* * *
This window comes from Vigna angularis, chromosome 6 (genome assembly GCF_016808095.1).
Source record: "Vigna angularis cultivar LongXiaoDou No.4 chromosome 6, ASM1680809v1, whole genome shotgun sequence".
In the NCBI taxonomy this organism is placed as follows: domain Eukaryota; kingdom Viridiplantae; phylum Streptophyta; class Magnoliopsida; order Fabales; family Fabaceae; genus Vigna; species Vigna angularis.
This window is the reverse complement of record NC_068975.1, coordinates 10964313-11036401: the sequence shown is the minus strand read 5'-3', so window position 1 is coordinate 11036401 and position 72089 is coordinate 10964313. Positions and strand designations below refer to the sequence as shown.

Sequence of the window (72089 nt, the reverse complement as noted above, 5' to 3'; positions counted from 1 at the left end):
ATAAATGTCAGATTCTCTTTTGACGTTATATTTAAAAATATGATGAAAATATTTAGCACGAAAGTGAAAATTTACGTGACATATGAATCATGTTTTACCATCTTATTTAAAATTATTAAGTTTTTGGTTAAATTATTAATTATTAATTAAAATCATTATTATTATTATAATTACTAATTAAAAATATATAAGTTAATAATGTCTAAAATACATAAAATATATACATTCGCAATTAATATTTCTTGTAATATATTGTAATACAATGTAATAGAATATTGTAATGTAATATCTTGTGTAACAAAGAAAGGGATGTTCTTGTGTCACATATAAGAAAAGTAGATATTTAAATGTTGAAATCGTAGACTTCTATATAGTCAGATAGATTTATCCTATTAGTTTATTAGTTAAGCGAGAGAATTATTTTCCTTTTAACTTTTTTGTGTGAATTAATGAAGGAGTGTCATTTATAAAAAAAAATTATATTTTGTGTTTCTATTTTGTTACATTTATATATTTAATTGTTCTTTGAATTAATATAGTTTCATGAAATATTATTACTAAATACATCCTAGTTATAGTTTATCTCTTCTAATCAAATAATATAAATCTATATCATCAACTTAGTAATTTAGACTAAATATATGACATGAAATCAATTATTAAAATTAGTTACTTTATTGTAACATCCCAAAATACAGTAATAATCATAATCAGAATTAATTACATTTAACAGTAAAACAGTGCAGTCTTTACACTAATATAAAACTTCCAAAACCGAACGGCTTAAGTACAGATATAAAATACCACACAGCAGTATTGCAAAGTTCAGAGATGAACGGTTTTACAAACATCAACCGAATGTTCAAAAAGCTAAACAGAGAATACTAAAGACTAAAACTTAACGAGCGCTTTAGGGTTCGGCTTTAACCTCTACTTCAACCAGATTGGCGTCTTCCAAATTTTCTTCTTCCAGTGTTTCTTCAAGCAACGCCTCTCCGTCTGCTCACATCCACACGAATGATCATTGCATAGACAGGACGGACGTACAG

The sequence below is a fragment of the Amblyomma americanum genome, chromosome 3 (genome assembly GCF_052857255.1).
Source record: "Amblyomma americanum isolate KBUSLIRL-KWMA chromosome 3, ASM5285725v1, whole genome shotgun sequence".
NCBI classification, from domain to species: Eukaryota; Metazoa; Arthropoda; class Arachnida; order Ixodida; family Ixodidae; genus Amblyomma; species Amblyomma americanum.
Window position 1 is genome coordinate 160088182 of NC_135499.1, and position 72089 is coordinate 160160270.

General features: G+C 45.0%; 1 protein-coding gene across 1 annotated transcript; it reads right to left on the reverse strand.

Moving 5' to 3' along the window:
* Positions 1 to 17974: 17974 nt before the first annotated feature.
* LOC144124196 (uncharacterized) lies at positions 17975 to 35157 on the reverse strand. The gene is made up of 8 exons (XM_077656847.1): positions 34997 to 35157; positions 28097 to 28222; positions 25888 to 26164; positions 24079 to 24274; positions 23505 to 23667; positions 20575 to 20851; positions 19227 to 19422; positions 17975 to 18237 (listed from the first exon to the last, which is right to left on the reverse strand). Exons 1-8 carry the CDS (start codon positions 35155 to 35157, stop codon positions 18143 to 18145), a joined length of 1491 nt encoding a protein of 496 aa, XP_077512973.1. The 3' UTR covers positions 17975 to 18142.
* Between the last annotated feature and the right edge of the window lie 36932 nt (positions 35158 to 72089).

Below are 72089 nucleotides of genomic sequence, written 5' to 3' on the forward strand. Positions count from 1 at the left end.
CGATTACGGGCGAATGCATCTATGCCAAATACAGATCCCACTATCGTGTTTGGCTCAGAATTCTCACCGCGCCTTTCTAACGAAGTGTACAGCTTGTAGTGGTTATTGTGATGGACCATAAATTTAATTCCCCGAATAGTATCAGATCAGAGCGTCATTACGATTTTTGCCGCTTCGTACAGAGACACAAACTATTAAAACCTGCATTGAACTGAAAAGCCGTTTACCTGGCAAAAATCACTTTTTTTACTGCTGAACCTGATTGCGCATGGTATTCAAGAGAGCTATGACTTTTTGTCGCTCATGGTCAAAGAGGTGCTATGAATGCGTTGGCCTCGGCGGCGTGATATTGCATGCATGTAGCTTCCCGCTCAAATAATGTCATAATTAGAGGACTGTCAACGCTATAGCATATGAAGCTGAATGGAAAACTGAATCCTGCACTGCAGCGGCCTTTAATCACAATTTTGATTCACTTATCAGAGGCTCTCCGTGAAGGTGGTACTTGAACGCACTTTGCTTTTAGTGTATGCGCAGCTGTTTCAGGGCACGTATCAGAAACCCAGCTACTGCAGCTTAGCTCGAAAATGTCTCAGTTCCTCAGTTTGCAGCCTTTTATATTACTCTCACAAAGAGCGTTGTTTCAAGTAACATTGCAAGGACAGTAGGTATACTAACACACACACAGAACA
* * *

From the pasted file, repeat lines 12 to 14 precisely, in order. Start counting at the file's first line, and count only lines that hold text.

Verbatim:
Moving 5' to 3' along the window:
* Positions 1 to 17974: 17974 nt before the first annotated feature.
* LOC144124196 (uncharacterized) lies at positions 17975 to 35157 on the reverse strand. The gene is made up of 8 exons (XM_077656847.1): positions 34997 to 35157; positions 28097 to 28222; positions 25888 to 26164; positions 24079 to 24274; positions 23505 to 23667; positions 20575 to 20851; positions 19227 to 19422; positions 17975 to 18237 (listed from the first exon to the last, which is right to left on the reverse strand). Exons 1-8 carry the CDS (start codon positions 35155 to 35157, stop codon positions 18143 to 18145), a joined length of 1491 nt encoding a protein of 496 aa, XP_077512973.1. The 3' UTR covers positions 17975 to 18142.